Complete following prompts:
Poem 1: Write a short poetic monologue (a speech for one voice) in the voice of a character who has done something illegal, immoral, gross, or unkind. Make sure the character’s voice is clear; however the voice feels about what she or he has done is up to you, but try to make the reader sympathize with the character. As you did in Journal 2, pay attention to the way you break the lines and ensure that your poem has a pattern. Stanzas are optional. Length: Approximately 30 lines.
Poem 2: Write from the point of view of anything not human—an insect, a robot, a potato, a belly button. Try to invent and develop diction (word choice) and style (way of speaking) that represents the frame of reference for this thing. For instance, if you were writing from the point of view of a show, it is likely to have extensive knowledge of and opinions about flooring, but a limited concept of the sky or human heads. Try to make the visual form of the poem evoke this thing; for example, imagine a poem written in the voice of leaves falling from a tree and the lines are short, broken, and spread across the page. Length: Approximately 40 lines.
Poem 3: Read Ted Kooser’s poem “Tattoo” Write a brief poem in which the speaker describes a person she or he is observing. Try to create one striking image that gets the speaker’s attention. Make each line of the poem ten syllables. Length: 14 lines.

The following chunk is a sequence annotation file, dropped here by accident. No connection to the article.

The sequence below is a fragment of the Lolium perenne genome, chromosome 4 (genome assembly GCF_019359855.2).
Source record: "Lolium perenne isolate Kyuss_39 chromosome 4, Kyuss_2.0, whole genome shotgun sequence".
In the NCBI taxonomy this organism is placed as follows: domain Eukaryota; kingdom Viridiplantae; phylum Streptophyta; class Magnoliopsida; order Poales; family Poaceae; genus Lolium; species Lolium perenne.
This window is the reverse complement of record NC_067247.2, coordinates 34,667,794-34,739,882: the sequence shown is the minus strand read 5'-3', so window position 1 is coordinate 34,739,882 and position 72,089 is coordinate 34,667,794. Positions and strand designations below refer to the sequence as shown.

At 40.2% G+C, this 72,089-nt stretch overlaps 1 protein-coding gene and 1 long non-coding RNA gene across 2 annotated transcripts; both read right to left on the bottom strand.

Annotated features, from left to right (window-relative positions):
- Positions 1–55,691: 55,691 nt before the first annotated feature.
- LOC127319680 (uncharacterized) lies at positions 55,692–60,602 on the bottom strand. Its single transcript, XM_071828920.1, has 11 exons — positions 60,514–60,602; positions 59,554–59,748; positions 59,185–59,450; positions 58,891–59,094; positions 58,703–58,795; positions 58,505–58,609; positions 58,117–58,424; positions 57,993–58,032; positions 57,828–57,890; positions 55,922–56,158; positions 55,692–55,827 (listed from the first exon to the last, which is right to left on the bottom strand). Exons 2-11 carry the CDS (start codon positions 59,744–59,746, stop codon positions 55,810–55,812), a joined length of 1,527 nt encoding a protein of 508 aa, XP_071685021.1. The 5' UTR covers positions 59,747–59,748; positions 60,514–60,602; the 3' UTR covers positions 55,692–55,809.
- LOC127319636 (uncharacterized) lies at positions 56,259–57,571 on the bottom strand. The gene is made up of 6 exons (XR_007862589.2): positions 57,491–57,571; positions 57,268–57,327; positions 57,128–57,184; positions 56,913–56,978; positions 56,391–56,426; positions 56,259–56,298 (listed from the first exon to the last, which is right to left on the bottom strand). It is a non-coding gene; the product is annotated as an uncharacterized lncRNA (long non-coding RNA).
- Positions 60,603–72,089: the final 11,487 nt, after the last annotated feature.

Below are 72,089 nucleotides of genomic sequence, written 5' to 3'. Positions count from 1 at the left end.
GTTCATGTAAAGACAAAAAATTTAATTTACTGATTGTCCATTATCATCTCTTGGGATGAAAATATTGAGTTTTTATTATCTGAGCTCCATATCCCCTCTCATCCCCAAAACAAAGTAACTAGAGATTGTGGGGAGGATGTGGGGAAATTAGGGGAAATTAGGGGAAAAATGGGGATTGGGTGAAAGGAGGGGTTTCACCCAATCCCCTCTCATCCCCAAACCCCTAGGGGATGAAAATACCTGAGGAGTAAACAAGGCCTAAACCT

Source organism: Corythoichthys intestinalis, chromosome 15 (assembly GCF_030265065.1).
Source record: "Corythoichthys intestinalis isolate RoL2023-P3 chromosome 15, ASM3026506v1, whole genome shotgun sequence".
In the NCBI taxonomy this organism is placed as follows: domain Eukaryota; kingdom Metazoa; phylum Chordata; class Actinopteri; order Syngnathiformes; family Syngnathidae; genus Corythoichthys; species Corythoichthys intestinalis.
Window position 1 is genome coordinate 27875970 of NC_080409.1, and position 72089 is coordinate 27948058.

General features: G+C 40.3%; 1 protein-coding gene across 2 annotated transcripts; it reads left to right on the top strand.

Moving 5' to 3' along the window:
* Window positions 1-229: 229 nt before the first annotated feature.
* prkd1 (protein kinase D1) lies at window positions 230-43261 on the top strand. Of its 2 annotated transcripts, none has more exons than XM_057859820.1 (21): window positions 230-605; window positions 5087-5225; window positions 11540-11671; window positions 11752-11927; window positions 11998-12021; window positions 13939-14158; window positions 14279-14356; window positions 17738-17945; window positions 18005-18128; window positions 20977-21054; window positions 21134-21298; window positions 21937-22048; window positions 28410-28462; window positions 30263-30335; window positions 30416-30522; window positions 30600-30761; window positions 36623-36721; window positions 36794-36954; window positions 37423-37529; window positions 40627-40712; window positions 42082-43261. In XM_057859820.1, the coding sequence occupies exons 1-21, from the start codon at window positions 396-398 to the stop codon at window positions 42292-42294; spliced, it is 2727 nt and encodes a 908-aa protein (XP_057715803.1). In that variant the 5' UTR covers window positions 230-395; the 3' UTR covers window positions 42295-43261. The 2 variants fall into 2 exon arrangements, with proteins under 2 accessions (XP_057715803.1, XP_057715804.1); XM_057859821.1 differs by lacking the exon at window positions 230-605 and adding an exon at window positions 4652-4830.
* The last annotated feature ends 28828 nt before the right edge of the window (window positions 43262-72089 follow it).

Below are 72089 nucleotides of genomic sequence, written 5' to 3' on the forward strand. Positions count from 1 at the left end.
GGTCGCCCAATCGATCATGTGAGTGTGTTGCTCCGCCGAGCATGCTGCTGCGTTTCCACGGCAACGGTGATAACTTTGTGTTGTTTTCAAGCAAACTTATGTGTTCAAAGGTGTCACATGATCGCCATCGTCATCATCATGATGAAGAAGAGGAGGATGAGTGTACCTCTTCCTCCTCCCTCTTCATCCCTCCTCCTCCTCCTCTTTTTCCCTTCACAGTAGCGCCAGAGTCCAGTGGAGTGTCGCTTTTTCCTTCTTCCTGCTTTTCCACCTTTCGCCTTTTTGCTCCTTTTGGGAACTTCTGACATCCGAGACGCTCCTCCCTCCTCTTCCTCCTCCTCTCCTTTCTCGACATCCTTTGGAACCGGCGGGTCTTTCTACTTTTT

As you revise your draft, follow these steps:
•Carefully review the comments you received from peers in the workshop.
•Review other papers and comments in your small group. Look for what others have said in the workshop board that could also apply to your project. Because everyone is working on the same project, no one should say, “I didn’t get good feedback on my paper, so I had no idea what to do for the revision.” Find and apply the best feedback given in your group!
•Consider what suggestions you will follow and what suggestions you will not follow. You are responsible for the creative decisions you make in preparing your final version. No one should say, “I did everything my peers suggested, so the paper should be perfect now.”
•Brainstorm ideas for incorporating some of the feedback/suggestions. This may include doing a freewrite around a scene or character, adding a new paragraph or cutting a paragraph, or rearranging the order of your material,